In his Budget 2013 speech in the Dáil, the Minister for Finance Michael Noonan said there are manifest signs that the country is emerging from the worst of the economic crisis and the efforts of the Irish people are leading to success.
He said the bailout programme was being fulfilled, and that the country must get back to the markets at sustainable interests.
There will be no increase in excise duty on petrol or diesel.
From midnight, a packet of 20 cigarettes increases by 10 cent.
From midnight, excise duty on a pint or beer or cider will increase by 10 cent, on a standard measure of spirits by 10 cent, and on a bottle of wine by €1.
The rate of VRT and motor tax will increase from 1 January.
Minister Noonan said a property tax would be introduced at a rate of 0.18 per cent -- and for properties valued over one million euro it will be 0.25 per cent.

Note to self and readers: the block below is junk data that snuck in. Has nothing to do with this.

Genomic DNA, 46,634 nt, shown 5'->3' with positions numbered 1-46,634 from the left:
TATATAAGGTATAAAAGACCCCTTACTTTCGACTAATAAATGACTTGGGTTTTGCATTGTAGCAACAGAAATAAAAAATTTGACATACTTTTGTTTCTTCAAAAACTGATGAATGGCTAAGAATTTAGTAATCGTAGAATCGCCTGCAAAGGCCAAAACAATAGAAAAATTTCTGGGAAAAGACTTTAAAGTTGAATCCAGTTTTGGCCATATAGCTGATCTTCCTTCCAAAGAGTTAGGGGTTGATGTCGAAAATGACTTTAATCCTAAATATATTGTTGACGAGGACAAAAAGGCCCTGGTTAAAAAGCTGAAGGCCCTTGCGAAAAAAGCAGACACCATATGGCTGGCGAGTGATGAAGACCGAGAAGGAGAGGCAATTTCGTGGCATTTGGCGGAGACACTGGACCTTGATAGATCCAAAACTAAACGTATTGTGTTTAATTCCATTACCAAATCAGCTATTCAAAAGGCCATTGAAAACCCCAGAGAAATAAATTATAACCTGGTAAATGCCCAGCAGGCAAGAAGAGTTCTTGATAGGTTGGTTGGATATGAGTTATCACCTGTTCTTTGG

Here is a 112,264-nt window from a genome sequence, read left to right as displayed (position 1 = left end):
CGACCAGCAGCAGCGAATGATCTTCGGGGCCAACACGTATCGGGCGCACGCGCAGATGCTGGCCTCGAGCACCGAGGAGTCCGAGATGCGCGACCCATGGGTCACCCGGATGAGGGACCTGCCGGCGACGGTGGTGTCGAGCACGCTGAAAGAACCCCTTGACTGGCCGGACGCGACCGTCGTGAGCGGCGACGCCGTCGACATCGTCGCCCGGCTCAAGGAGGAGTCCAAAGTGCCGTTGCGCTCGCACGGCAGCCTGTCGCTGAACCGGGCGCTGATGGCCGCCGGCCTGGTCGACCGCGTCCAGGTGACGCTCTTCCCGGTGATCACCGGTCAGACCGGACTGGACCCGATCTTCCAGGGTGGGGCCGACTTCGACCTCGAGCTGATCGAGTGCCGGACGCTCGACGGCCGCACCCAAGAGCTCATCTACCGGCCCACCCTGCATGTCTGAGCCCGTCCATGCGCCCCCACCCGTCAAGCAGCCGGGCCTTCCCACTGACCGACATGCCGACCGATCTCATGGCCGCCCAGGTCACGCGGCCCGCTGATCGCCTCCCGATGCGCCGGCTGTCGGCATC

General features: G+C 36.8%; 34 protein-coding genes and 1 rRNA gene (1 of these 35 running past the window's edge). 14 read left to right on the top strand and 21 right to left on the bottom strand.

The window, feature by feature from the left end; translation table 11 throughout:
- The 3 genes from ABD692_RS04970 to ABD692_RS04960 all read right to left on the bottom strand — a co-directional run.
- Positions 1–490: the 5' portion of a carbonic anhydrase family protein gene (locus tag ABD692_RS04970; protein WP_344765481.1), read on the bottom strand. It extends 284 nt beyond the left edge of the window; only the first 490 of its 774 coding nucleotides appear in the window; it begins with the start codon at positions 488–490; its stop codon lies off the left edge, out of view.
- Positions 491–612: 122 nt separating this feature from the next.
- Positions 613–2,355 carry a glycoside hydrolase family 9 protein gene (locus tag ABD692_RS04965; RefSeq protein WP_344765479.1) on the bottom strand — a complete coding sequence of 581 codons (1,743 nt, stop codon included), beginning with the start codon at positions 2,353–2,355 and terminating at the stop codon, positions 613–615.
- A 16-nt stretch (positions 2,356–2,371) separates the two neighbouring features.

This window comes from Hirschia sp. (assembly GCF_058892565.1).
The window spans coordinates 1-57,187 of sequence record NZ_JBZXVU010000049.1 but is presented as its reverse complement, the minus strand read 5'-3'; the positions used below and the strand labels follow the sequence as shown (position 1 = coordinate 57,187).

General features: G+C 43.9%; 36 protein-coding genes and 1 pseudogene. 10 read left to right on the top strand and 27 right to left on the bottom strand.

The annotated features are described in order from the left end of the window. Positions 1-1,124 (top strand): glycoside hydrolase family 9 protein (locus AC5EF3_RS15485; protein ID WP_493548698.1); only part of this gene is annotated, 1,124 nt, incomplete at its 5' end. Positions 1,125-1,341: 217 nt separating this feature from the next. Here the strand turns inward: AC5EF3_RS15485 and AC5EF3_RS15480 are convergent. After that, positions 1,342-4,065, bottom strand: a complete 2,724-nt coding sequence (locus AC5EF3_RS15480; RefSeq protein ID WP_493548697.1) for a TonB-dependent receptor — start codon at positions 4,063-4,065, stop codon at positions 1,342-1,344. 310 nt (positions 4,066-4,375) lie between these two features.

Unearned income for everyone else will become subject to PRSI in 2014.
From 1 July 2013, maternity benefit will be treated as a taxable income, but will continue to be exempt from the Universal Social Charge.
In his Budget speech, the Minister for Public Expenditure and Reform Brendan Howlin said Public Service staff numbers will be reduced to around 287,000 in 2013.
In health, the Budget measures will result in the current 50 cent per item prescription charge for medical card holders being increased to €1.50.
People over 70 years of age with a medical card will have it replaced with a GP only card, if their weekly income is €600 to €700 for a single person or €1,200 to €1,400 for a couple.
The amount private patients have to pay for medicines each month, before the State covers the cost, rises from €132 to €144, which will save €10 million.
The health budget for next year will be €13.6 billion which the Government says represents an extra €150 million.